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SLAVERY TYPE Commercial sexual exploitation of children
TOTAL INVESTED $0.8 million

The Freedom Fund intends to launch a new hotspot in Brazil seeking to better understand and address the commercial sexual exploitation of children in Brazil. 

An estimated 500,000 children in Brazil are forced into situations of commercial sexual exploitation. Despite the staggering scale of the problem, the commercial sexual exploitation of children (CSEC) remains almost invisible in the country. There is little official data recorded by law enforcement or government agencies. This lack of reliable data makes it virtually impossible to develop effective public policies. Further, the invisibility of CSEC is compounded by widespread community attitudes that either trivialise the problem or regard it as “normal” practice.

Minors who fall victim to CSEC almost exclusively come from the poorest and most vulnerable communities in Brazil. The pathways that lead to CSEC vary. In some cases, families living in extreme poverty encourage their children to provide sexual services for food or other goods. Minors may also be lured by men – often connected with their local school – into exchanging sexual “dates” for gifts, such as shoes, clothes or mobile phones. Other adolescents leave their community and move to the city in search of a better life. Because of their extreme vulnerability, many end up exploited and engaged in street-based sex work or trafficked by CSEC networks and saddled with a “debt” they can never repay. According to experts, CSEC can be found in all major cities in Brazil, and there is also a high prevalence of CSEC in many regional and rural centres across the country.

In 2018, a Freedom Fund commissioned scoping study found that the commercial sexual exploitation of children is a vast but invisible problem in Brazil. The combination of severely underfunded local government structures and civil society organisations, together with a broad misconception and cultural acceptance by the Brazilian public about CSEC and a limited understanding of the full extent of the situation, have led to a lack of commitment to tackling this problem.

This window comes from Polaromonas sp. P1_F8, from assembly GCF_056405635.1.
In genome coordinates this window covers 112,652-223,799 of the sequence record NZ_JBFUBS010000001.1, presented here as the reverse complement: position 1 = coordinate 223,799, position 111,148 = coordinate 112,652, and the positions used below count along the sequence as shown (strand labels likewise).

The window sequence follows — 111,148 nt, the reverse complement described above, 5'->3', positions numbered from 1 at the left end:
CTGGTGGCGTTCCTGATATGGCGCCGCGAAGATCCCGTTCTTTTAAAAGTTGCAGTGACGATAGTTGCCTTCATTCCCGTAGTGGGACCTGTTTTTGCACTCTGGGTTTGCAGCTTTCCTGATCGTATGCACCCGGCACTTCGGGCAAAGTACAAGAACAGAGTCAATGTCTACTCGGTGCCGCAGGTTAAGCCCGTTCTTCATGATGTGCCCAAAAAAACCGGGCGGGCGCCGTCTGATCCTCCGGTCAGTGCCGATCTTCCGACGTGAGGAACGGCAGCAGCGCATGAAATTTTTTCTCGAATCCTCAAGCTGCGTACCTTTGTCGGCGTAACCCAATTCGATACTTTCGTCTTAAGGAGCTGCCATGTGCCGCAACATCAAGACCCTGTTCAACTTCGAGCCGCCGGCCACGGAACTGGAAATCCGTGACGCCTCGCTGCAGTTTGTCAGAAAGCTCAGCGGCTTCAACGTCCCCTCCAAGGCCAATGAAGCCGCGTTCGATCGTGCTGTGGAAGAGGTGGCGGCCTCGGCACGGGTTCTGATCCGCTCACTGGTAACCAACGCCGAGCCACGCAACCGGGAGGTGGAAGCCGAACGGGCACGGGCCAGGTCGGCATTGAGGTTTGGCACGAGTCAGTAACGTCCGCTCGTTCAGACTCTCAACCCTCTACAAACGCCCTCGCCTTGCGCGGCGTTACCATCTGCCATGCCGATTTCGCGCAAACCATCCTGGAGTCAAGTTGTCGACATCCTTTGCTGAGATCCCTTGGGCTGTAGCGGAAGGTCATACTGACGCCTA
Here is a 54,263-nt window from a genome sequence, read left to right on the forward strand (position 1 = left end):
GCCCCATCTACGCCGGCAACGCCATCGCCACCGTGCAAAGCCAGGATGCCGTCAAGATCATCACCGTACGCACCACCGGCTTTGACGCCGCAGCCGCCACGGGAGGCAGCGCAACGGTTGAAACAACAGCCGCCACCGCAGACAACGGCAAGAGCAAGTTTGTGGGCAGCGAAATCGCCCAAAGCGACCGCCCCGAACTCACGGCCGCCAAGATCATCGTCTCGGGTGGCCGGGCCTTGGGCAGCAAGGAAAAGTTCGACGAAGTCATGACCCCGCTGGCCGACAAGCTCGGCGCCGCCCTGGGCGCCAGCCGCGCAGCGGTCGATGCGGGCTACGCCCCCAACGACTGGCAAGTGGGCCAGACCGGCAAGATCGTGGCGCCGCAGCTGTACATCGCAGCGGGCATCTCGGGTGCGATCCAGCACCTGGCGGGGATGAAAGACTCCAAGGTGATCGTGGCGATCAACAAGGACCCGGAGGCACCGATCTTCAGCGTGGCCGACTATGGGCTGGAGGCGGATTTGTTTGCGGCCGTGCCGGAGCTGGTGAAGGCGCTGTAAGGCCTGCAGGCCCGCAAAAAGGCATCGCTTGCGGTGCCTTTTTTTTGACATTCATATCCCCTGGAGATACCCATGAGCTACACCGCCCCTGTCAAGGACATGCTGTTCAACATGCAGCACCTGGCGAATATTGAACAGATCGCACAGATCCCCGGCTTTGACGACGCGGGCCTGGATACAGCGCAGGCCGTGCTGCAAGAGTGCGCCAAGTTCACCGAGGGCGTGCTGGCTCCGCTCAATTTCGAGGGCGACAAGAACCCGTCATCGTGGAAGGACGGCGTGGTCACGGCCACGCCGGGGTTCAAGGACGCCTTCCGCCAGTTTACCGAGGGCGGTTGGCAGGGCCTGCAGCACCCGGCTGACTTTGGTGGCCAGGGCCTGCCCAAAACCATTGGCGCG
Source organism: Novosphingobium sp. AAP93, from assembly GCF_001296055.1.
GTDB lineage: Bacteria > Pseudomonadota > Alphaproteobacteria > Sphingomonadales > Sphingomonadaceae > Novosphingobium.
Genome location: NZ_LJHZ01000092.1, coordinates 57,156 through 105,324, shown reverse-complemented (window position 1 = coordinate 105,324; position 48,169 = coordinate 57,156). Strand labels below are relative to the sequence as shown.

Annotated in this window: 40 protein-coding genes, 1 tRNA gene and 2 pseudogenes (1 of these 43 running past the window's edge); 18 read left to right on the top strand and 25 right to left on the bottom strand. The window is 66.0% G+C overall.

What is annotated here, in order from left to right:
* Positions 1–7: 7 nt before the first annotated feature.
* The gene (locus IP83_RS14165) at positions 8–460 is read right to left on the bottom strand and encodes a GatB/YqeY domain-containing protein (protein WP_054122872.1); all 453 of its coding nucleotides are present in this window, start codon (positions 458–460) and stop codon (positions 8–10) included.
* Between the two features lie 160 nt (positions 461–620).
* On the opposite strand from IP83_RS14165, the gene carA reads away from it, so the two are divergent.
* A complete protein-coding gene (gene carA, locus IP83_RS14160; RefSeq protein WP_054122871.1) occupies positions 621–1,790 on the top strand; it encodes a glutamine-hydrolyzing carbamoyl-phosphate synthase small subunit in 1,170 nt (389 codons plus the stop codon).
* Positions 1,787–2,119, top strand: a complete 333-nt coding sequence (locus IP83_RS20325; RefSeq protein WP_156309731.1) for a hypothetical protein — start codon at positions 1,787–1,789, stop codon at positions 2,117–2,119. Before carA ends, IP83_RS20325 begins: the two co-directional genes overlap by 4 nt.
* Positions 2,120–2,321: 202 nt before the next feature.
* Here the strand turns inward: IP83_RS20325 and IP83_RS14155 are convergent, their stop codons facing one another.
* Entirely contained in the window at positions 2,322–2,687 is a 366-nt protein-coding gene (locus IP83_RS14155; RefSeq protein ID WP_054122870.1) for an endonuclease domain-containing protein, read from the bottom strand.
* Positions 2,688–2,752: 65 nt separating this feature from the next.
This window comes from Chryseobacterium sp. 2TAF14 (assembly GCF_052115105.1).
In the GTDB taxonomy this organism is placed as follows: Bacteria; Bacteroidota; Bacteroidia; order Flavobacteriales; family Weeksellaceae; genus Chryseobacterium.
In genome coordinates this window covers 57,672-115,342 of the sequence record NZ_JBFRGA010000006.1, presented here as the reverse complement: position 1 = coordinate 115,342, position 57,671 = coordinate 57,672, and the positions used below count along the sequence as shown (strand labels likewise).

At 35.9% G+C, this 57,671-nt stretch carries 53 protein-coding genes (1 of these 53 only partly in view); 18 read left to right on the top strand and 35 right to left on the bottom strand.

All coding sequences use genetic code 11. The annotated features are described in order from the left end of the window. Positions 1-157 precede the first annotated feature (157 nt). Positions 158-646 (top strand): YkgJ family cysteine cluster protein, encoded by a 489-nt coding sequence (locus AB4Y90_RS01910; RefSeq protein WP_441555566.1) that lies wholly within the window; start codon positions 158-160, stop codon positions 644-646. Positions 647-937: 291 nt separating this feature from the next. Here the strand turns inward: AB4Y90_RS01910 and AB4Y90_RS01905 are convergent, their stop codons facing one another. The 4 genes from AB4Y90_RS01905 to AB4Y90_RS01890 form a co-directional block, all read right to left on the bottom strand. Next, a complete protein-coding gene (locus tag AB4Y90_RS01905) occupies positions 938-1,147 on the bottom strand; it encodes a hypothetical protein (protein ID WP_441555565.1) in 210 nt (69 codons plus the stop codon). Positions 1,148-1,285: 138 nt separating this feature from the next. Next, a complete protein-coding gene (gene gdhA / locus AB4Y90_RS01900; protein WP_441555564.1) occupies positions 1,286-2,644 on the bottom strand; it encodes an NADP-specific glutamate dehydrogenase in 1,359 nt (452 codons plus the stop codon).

A Freedom Fund hotspot program seeks to bring increased attention to and a better understanding of CSEC in Brazil. The hotspot would work in direct partnership with local civil society, as well as in collaboration with local government and businesses to address the supply and demand that drive this issue.

The Freedom Fund’s Brazil hotspot will:

  1. Equip minors with the necessary information and skills to avoid and leave situations of commercial sexual exploitation
  2. Support local authorities to deliver an effective response to CSEC and hold them accountable for its implementation
  3. Reduce the demand for, recruitment into and facilitation of CSEC in the hotspot region

The Freedom Fund would also seek to fill the knowledge gap around CSEC by commissioning research to better understand the root causes and drivers of CSEC in the hotspot as well as the motivations of those who sell or buy sex from minors. Findings will not only inform the program’s behaviour change campaigns but also shape advocacy messages and help better target service provisions to minors at risk of and those suffering from CSEC.

The Freedom Fund is seeking investors for a multi-year program to combat CSEC in urban centres of Brazil.


Photo: Natália Corrêa / Instituto Aliança / Freedom Fund